resort; but the developments' housing and retail was oriented to the middle and upper classes, rather than the poor and needy.[6] Islamic Republic[edit] See also: Economy of Iran After the 1979 Iranian revolution, the Bonyads were nationalized and renamed with the declared intention of redistributing income to the poor and families of martyrs, i.e. those killed in the service of the country. The assets of many Iranians whose ideas or social positions ran contrary to the new Islamic government were also confiscated and given to the Bonyads without any compensation. Today, there are over 100 Bonyads,[7] and they are criticized for many of the same reasons as their predecessors. They form tax-exempt, government subsidized, consortiums receiving religious donations and answerable directly (and only) to the Supreme Leader of Iran. The Bonyads are involved in everything from vast soybean and cotton fields to hotels to soft drinks to auto-manufacturing to shipping lines. The most prominent, the Bonyad-e Mostazafen va Janbazan, (Foundation for the Oppressed and Disabled), for example, "controls 20% of the country's production of textiles, 40% of soft drinks, two-thirds of all glass products and a dominant share also in tiles, chemicals, tires, foodstuffs."[8] Some economists argue that its chair, and not the Minister of Finance or president of the Central bank, is considered the most powerful economic post in Iran.[9] In addition to the very large national Bonyads, "almost every Iranian town has its own bonyad", affiliated with local mullahs.[10] Estimates of how many people the bonyads employ ranges from in excess of 400,000[11] to "as many as 5 million".[4] Bonyads also play a crucial role in the spread of Iranian influence through extensive transnational and international activities, including philanthropy and commerce as soft power as well as providing hard power support.[12] Criticism[edit] See also: Government of Iran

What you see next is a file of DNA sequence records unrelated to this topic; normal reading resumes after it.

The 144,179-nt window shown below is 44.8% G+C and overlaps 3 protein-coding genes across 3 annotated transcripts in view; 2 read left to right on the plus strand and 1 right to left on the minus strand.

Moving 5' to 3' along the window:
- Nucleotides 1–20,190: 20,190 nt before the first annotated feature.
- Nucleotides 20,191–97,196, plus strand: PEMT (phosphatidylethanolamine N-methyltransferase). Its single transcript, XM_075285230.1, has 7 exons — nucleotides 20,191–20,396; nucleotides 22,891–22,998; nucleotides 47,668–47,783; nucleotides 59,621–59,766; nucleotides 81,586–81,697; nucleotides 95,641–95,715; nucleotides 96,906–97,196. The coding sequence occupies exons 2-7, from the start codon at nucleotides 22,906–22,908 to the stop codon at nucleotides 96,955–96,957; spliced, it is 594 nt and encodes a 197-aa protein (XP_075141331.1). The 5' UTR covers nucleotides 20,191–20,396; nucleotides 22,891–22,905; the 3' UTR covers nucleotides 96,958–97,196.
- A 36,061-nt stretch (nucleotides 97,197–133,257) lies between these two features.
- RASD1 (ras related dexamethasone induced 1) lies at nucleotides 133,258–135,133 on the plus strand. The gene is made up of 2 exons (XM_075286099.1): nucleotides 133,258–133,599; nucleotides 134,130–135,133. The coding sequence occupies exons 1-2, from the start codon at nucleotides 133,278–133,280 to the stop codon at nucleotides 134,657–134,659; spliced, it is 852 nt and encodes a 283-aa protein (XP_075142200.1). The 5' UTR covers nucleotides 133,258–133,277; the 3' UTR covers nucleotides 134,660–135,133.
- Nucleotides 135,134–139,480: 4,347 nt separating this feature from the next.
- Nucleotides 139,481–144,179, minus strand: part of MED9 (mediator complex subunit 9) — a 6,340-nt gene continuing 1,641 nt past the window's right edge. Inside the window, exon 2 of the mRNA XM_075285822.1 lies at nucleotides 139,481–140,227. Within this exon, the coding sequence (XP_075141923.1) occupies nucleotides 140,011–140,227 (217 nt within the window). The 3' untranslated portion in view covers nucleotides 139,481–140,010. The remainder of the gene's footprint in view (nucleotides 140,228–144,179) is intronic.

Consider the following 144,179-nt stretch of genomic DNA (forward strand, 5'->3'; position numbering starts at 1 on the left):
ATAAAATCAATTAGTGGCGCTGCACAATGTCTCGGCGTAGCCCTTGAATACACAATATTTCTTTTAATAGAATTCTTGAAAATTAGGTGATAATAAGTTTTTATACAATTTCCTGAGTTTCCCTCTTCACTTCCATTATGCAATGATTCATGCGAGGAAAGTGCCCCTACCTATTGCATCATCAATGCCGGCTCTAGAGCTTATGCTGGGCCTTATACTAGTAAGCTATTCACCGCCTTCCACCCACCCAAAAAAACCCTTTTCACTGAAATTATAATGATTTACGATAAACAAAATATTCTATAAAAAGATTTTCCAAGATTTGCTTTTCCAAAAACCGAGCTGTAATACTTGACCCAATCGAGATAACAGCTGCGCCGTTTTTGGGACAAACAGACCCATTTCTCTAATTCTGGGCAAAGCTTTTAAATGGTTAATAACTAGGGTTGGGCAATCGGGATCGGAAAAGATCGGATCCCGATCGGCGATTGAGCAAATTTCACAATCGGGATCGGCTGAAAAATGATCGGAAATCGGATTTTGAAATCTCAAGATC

Iran